Double Date

***1/2

Reviewed by: Andrew Robertson

Double Date
"You'll laugh, and wince, and laugh again."

Jim is nearly 30, and his best friend Alex is determined to help him lose his virginity before that fateful day. They encounter Kitty and Lulu, but they are after a virgin for different purposes.

Double Date is a (nec)romantic comedy, throwing references and homages around with the same crashing enthusiasm that lets it change gears as often and as gleefully as a joy-rider in a stolen car.

Danny Morgan plays Jim, Michael Socha is Alex. Morgan has worked with writer/director Benjamin Barfoot on several previous occasions, but this is Barfoot's debut feature and Morgan does not disappoint. Michael Socha's young to be a veteran actor, but from his debut in This Is England through roles in shorts like Bale and Labour he continues to deliver. In this genre-blender treat they both deliver sufficiently to meet the wide variety of requirements placed upon them - one sequence where something transcendental from a nightclub is mistaken for religious ecstasy gave me a grin almost as wide as a punter's pupils. As Kitty and Lulu, Kelly Wenham (another previous Barfoot collaborator) and Georgia Groome convince with sororital chemistry and performances that demand quite a lot from them physically.

There are nightclub scenes, an awkward family birthday party, a race against the clock in a vehicle that's more sex dungeon than sedan, a fight that makes a study of violence, a confrontation with a scruffier than normal Dexter Fletcher that's got the same trouble in a trailer tension as Kill Bill though the defining artifact is not a shotgun full of rocksalt or an ancient Kung Fu technique but a blue carrier bag of snacks from the garage and a television news report.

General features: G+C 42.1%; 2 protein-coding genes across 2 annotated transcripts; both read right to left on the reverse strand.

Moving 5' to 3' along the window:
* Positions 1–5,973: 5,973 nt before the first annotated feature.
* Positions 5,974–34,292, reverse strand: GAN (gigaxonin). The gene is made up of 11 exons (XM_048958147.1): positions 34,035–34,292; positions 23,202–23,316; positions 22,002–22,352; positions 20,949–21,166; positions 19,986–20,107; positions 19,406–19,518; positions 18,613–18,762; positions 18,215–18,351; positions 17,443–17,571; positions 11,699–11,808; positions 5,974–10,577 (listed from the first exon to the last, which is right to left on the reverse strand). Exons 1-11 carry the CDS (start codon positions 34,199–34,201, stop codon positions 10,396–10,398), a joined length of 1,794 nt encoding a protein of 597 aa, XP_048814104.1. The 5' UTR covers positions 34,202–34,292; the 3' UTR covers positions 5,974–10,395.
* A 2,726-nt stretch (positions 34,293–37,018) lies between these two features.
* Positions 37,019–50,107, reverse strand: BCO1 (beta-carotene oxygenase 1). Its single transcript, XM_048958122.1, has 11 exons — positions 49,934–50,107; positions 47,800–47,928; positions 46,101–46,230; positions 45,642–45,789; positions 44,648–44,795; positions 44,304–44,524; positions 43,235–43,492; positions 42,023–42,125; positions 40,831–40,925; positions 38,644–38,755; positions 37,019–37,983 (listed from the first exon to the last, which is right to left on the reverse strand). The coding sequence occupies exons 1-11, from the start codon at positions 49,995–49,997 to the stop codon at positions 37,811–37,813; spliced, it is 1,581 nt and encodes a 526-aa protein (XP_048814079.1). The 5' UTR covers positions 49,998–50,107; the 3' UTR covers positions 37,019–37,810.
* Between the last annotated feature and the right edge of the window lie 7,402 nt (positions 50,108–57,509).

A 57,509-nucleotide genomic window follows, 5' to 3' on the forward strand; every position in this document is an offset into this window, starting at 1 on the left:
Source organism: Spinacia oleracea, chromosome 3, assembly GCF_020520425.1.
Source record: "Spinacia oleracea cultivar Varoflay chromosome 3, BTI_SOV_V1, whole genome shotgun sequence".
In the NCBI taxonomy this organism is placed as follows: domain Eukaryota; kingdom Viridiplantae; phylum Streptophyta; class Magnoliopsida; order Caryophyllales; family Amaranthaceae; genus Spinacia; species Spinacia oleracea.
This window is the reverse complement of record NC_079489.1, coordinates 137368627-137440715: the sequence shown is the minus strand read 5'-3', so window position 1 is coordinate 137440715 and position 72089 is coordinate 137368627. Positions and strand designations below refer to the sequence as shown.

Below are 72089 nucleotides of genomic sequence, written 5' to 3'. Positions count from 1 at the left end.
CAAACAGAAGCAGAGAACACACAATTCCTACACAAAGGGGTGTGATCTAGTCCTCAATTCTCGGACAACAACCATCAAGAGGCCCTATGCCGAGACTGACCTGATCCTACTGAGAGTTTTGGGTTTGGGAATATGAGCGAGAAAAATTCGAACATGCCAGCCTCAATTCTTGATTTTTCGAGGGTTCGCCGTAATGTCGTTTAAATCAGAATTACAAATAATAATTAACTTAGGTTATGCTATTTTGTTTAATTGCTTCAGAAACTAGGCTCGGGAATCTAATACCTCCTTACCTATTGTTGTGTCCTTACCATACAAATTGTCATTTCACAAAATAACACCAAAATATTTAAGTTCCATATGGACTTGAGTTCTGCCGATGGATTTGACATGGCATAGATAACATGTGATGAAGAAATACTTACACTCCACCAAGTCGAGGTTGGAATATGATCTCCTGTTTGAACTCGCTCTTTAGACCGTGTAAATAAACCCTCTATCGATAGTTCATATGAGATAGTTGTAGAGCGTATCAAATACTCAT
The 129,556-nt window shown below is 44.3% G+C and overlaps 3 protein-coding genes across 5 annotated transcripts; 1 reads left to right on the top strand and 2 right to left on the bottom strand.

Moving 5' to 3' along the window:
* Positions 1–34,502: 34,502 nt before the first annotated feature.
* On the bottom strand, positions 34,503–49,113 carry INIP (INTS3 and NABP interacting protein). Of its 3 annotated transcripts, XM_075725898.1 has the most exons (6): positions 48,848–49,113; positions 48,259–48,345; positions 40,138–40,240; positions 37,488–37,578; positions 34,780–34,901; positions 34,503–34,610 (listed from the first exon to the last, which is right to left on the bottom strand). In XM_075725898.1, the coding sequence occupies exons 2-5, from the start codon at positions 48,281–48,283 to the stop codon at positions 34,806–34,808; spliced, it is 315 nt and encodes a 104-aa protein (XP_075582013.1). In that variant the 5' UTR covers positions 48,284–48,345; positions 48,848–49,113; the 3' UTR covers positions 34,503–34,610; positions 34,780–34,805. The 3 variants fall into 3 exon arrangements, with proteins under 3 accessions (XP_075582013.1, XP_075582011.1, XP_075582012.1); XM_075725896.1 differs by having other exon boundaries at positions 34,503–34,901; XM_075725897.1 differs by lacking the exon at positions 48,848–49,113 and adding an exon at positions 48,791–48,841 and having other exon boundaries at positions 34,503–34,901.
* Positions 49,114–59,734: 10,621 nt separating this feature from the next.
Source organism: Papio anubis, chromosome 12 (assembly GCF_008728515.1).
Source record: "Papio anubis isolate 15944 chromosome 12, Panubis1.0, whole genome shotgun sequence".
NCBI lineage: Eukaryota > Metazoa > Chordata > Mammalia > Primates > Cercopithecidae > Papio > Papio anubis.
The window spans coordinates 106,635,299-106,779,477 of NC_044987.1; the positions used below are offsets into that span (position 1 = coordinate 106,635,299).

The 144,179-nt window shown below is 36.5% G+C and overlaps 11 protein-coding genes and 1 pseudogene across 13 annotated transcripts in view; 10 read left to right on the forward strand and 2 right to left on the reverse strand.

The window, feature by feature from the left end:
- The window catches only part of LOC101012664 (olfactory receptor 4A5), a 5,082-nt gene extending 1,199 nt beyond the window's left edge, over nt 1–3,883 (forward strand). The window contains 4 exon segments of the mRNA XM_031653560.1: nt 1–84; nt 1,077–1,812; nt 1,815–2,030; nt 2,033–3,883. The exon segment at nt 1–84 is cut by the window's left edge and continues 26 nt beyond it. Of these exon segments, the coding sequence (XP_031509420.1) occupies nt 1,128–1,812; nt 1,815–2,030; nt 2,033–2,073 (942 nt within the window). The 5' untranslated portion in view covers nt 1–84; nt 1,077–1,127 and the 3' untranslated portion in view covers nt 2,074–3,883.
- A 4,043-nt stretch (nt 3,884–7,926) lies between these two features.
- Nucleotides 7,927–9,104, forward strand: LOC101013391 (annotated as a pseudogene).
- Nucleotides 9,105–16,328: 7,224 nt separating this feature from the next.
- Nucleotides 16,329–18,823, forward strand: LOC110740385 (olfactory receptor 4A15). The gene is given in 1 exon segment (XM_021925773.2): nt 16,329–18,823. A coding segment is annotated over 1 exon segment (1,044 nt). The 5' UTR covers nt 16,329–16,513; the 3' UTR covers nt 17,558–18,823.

Tarantino's a reasonable comparison. The similarities to that director's homage to grindhouse start with choices of font and colour in the title sequence, in those scarlet lettered credits and an anticipatory judder. There's an animated opening, a dream of butterflies, a charming mixture of influences and quality of execution. The vibe is, well, let's call it Essexploitation, suburban sorcery, the green men of the greenbelt, that same wellspring of village conspiracy that let Hot Fuzz channel Summer Isle in Somerfield. This is a movie clearly made by someone who loves movies, but there's a distinction between the works of Edgar Wright and Uwe Boll. This is far more the former, a bloody comic treat. I'm doing Barfoot a disservice by talking about other directors, this is his film, written with Danny Morgan whose Jim is at once heart, hero, and mcguffin.

I don't know who persuaded GOAT to provide the soundtrack, but they're a genius, because it's great. I mean, it's also got Only You by YAZ, and a live performance by Big Narstie, but their rumbling psychedelia is exactly right for this trip. The quality of the music and the performances hide a few sour notes - there's a wee bit of transphobia, and there are issues with consent, but these dissonances are highlighted by how smoothly everything else works. It does so much right that these mis-steps are more disappointing than anything else.

If you're of a certain age you'll know how difficult it is to find time to do things with people you like, but it's worth making the effort to see Double Date. You'll laugh, and wince, and laugh again, and you're almost certainly unlikely to be ritually murdered. Unfortunately that's not true for, well - you'll find out when you see it.

Reviewed on: 01 Jul 2017
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Double Date packshot
An innocent out to prove his manhood meets a pair of femmes fatales.
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